Of course, if you believe that some sort of a divine being grades us all when we are standing at Saint Peter’s gate, the system is even more limited. Unless you are a Catholic who buys into some sort of a purgatory, it is a pass or fail system. And the consequences of failure are much more severe than the requirement to retake a class or a lowered GPA. So what criteria might our divine judge use to separate people into the two categories? What is the arbitrary cutoff between pass and fail? Some would claim that it is fairly simple. Instead of an arbitrary system in which people who were good 65% of the time get to go to the happy place, it comes down to faith. Those who believe in the correct things and have received complete, undeserved exoneration for their past and future sins will someday be allowed to enter into eternal bliss. But those who have picked the incorrect belief system are out of luck. So it ultimately comes down to a single decision, not to a lifetime of behavior and an arbitrary cutoff line. If it came to behavior, we would all go to hell. God is supposedly too much of a perfectionist to allow anyone in who has even a single blemish on his or her record. So if I were as righteous as he, I would flunk everyone who even missed a single point. (Thankfully for my students, I am not that righteous.)
Faith, however, is not something that is a simple either/or proposition. As with anything else, people possess various levels of faith. And at various moments of our lives, our faith in a religious belief system or anything else can waver, and our beliefs regarding the ultimate questions of life might change. I was raised a Catholic, became in college an evangelical Christian, and am now, for lack of a better term, a Unitarian agnostic. So which “me” will ultimately be judged? Was I saved during my Catholic baptism, or did my college conversion and re-baptism do the trick? Is salvation something that you can gain at one point and later lose (when you become a semi-godless Unitarian like myself)? The fact that Christians will give you different answers to these simple, obvious questions indicates that the Bible does not provide any simple answers. Some verses may indicate that salvation is gained in an instant and can never be lost, while others seem to say that faith must be lived out over the course of a lifetime. It ultimately comes down to the question of whether the term faith – or, more accurately, the original Greek concept – is a reference to thoughts or actions. But either way, the relative quality of each person’s faith rests on a continuum. It is not so simple as separating people into the faithful and faithless.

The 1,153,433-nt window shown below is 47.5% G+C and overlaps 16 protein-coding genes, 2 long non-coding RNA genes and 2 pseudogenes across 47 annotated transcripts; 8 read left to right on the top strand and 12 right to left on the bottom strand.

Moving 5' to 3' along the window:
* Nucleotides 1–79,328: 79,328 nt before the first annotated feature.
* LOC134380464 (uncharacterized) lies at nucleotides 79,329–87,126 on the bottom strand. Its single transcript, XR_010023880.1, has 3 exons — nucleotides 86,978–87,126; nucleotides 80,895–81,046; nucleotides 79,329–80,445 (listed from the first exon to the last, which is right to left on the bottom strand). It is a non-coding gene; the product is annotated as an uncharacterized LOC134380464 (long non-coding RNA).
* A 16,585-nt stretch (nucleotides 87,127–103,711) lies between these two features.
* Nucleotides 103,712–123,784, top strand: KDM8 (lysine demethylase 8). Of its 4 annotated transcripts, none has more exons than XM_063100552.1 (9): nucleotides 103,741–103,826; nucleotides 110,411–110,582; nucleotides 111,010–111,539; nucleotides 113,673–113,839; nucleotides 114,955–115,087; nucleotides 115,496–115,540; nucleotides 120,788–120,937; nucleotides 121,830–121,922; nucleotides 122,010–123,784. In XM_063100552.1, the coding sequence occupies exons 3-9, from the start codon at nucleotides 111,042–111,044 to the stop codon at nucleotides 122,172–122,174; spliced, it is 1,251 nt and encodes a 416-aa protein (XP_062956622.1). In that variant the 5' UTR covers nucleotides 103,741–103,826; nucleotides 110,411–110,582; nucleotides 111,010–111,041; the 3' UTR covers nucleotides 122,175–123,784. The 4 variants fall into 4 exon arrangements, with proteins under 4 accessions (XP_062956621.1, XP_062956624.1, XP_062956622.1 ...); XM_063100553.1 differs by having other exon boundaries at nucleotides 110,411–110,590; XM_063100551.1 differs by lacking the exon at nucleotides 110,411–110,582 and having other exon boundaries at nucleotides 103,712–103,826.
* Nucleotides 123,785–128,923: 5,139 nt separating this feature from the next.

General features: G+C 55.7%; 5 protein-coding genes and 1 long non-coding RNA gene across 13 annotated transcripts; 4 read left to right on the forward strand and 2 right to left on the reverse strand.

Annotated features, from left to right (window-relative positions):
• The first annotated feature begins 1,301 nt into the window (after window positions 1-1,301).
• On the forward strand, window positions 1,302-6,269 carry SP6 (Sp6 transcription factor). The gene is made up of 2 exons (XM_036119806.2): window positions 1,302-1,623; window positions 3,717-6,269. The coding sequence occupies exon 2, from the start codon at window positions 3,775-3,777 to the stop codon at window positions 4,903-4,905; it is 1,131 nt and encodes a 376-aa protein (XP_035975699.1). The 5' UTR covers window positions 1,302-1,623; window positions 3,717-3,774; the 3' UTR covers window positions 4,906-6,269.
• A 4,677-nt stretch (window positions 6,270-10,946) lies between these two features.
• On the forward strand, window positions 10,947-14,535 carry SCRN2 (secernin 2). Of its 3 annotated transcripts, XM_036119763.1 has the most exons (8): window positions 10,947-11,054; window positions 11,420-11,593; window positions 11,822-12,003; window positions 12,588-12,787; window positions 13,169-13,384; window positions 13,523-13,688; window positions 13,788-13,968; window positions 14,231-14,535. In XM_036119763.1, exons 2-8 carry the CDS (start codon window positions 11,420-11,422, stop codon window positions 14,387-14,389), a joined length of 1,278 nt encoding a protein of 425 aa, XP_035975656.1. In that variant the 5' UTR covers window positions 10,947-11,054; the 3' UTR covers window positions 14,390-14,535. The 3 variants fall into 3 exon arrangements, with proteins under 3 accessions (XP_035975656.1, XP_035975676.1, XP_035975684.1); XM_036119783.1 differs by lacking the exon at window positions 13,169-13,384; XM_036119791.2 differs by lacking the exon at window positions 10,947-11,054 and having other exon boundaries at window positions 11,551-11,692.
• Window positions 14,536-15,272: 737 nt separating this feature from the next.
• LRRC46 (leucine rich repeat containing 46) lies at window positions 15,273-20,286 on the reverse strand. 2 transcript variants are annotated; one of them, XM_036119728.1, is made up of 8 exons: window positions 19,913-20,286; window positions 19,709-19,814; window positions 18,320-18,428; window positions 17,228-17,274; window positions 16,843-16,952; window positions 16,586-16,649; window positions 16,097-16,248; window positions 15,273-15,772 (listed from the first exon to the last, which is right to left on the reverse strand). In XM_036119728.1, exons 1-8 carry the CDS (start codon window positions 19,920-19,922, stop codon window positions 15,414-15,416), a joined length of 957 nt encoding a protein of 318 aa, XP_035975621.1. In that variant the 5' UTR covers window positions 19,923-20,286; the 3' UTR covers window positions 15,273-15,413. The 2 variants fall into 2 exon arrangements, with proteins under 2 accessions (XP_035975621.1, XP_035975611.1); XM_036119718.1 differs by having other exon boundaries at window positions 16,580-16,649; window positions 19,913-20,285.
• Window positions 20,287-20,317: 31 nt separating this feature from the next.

So if God is the great cosmic grader in the sky, he faces the same dilemma as I. If I am required to place a simple label on people and divide them into arbitrary levels of academic performance, how can I do this in a way that is the least unfair? There is no perfect grading system. The whole concept of grading system is inherently unfair and imprecise. But we must have some means of determining to what degree a person has fulfilled the requirements necessary to demonstrate that he or she has actually taken a class. If we just check people off for signing up and showing up to a room on occasion, many students will happily do the bare minimum. So I must work with the system that has been granted to me. At least God has the option to set up a system in whatever way that he sees fit. And I find it hard to believe that a being with the power and wisdom to create the universe would come up with a system even dumber than the A-F grading system.